Future Bass
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Future Bass

Future bass is an electronic dance music genre and umbrella term that arose around 2006 in the United Kingdom, United States, Japan, China and Australia.[1] It is a broad genre of music, comprising a wide variety of sounds and rhythms normally produced by a synthesizer. The genre was pioneered by Flume, Rustie, Wave Racer, and Cashmere Cat and was popularised in the mid-2010s by artists like Louis the Child, Marshmello, Martin Garrix, Mura Masa, San Holo and Snail's House.[2][3][4][5] 2016 was seen as the breakout year for the genre.[6]

Characteristics

The sound waves are often modulated using automation or low-frequency oscillation controlling the cutoff of an audio filter (typically a low- or high-pass filter), or the wave's amplitude, to adjust the waveform (to create a 'wobbly' effect on its parameters). In addition, it is common to utilise a somewhat "twinkly"-sounding gradual rise in pitch during "risers" (pre-drop buildups of white noise), and arpeggio chords, vocal chops or vocoders.[7][8]

A large portion of future bass tracks will use 7th or jazz chords in their melodies, but this is by no means required. In many "kawaii" future bass tracks, listeners will hear a set of three chords that descend by one half-step between each chord. Examples of this progression can be found in tracks such as "Ma Chouchoute" or "Grape Soda" by Snail's House.

Subgenres

Due to its popularity, future bass has spawned a few subgenres:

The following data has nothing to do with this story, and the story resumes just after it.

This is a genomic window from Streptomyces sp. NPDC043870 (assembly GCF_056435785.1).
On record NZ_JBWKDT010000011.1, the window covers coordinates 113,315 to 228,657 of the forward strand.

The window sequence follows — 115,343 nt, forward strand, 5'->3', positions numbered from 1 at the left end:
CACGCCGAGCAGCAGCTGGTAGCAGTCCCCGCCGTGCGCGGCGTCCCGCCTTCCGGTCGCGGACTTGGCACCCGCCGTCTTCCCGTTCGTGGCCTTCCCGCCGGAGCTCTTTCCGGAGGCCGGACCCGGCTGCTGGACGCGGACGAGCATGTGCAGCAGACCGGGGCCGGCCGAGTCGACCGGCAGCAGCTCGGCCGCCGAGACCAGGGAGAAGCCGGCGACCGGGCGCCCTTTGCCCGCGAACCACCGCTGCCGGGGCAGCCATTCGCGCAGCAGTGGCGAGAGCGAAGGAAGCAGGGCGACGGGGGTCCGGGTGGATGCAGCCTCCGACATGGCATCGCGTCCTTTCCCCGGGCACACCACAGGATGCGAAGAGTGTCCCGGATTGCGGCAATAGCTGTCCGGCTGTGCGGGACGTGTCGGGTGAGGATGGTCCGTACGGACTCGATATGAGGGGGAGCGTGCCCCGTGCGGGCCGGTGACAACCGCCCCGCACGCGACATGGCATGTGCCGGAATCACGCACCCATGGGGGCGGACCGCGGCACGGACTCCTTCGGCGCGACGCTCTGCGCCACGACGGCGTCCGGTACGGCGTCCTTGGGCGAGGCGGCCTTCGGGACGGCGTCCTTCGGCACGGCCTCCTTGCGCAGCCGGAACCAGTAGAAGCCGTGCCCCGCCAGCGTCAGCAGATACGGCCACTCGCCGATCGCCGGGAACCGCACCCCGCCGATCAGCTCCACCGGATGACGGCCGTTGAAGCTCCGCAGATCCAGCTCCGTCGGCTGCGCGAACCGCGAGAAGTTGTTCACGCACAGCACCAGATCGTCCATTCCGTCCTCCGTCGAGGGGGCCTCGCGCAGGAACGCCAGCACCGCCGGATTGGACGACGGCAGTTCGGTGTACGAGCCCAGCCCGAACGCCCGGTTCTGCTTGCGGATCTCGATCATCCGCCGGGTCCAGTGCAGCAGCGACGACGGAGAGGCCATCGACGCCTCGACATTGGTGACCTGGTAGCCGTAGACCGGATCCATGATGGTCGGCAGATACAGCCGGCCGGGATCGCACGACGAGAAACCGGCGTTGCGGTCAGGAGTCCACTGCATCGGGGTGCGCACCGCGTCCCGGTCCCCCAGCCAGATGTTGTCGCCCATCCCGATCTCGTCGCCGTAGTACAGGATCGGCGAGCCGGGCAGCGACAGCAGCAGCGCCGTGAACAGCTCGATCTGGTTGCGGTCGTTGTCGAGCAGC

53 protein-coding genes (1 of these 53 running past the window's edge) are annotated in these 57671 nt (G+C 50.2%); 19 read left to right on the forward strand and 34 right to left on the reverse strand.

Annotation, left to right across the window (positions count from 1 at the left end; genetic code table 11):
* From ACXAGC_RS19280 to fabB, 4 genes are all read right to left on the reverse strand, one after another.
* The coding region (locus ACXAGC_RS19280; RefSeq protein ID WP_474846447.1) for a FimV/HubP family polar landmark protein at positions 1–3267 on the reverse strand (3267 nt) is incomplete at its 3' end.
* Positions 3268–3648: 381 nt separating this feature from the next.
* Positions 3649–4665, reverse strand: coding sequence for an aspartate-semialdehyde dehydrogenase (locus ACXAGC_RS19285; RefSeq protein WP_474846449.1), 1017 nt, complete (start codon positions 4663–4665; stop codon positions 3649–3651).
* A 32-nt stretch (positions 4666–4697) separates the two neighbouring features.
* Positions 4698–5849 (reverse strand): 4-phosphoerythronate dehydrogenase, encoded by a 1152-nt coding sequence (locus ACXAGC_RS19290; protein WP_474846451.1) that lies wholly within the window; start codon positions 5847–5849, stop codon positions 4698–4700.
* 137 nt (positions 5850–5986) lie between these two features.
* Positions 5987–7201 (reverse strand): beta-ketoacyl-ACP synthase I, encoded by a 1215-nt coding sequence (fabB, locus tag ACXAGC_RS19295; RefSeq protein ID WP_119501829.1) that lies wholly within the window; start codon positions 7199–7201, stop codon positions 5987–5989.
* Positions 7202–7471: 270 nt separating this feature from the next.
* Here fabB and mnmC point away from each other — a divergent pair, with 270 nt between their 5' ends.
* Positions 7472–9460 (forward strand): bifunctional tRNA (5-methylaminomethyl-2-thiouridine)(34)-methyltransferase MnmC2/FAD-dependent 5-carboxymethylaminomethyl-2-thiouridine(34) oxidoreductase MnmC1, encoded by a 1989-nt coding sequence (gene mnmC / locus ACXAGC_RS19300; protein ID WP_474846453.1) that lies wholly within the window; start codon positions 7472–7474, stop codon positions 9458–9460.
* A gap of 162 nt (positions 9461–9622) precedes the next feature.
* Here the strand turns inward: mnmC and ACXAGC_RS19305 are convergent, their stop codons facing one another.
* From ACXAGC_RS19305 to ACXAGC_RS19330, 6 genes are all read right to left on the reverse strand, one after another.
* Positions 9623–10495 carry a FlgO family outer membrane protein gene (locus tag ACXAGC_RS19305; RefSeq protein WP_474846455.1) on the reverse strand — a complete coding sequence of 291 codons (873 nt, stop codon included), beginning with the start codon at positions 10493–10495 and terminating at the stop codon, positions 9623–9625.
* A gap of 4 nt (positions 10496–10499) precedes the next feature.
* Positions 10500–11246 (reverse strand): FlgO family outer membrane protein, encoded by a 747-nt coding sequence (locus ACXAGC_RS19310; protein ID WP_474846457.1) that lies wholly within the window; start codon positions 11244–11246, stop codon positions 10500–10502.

Future trap

Future trap is a fusion between future bass and trap (which often features hard trap drops as opposed to often synth-laden future bass drops). RL Grime, Flux Pavilion and other producers have produced tracks of this subgenre.[] Future bass-like synths are often used between drops, giving future trap its "future" prefix.

Artists and producers

References

  1. ^ "What Is Future Bass, Anyways?". Thump. Archived from the original on February 16, 2016. 
  2. ^ Lucas (February 29, 2016). "Flume Unleashes Spectacular New Mix & We Just Can't Stop Listening". Your EDM. Retrieved . 
  3. ^ "Make Future Bass Music Like Flume With Singular Sounds' Sample Pack - thissongslaps.com - Electronic Dance Music & Hip-Hop Media". www.thissongslaps.com. Retrieved . 
  4. ^ Davies, Hayden. "Meet Whethan, The 17-year-old Producer Working With Skrillex". PILERATS. Retrieved . 
  5. ^ "Best Future Bass Songs of 2016". Run The Trap: The Best EDM, Hip Hop & Trap Music. December 23, 2016. Retrieved . 
  6. ^ "The 10 Best Future Bass Tracks of 2016". Magnetic Magazine. Retrieved . 
  7. ^ "Future Bass: Get Familiar With EDM's Sound of 2017". Rolling Stone. Archived from the original on March 26, 2017. 
  8. ^ a b c d Turner, David (February 14, 2017). "Future Bass: Get Familiar With EDM's Sound of 2017". Rolling Stone. Retrieved . 
  9. ^ a b Garber, David (November 19, 2015). "What Is Future Bass, Anyways?". Thump. Retrieved . 
  10. ^ "Enschway and LOLO BX team up on Counting On You". Pilerats. 2015. Retrieved . 
  11. ^ a b c d e f g "Best Future Bass Songs of 2016". Run The Trap: The Best EDM, Hip Hop & Trap Music. December 23, 2016. Retrieved . 
  12. ^ Smith, Joseph (January 4, 2017). "Martin Garrix Has Previewed A New Future Bass Release". Stoney Roads. Retrieved . 
  13. ^ "Anywhere". May 11, 2018. 
  14. ^ "Wave Racer is More Than Just "Future Bass"". Complex. Retrieved .  line feed character in |title= at position 38 (help)
  15. ^ "Review: Perfume's "If you wanna" reminds of everything that makes the electro-pop trio special". SBS PopAsia. 
  16. ^ "Yasutaka Nakata announces nationwide DJ tour & releases teaser video for his new song "White Cube"! - MOSHI MOSHI NIPPON - ". September 2, 2017. 

  This article uses material from the Wikipedia page available here. It is released under the Creative Commons Attribution-Share-Alike License 3.0.

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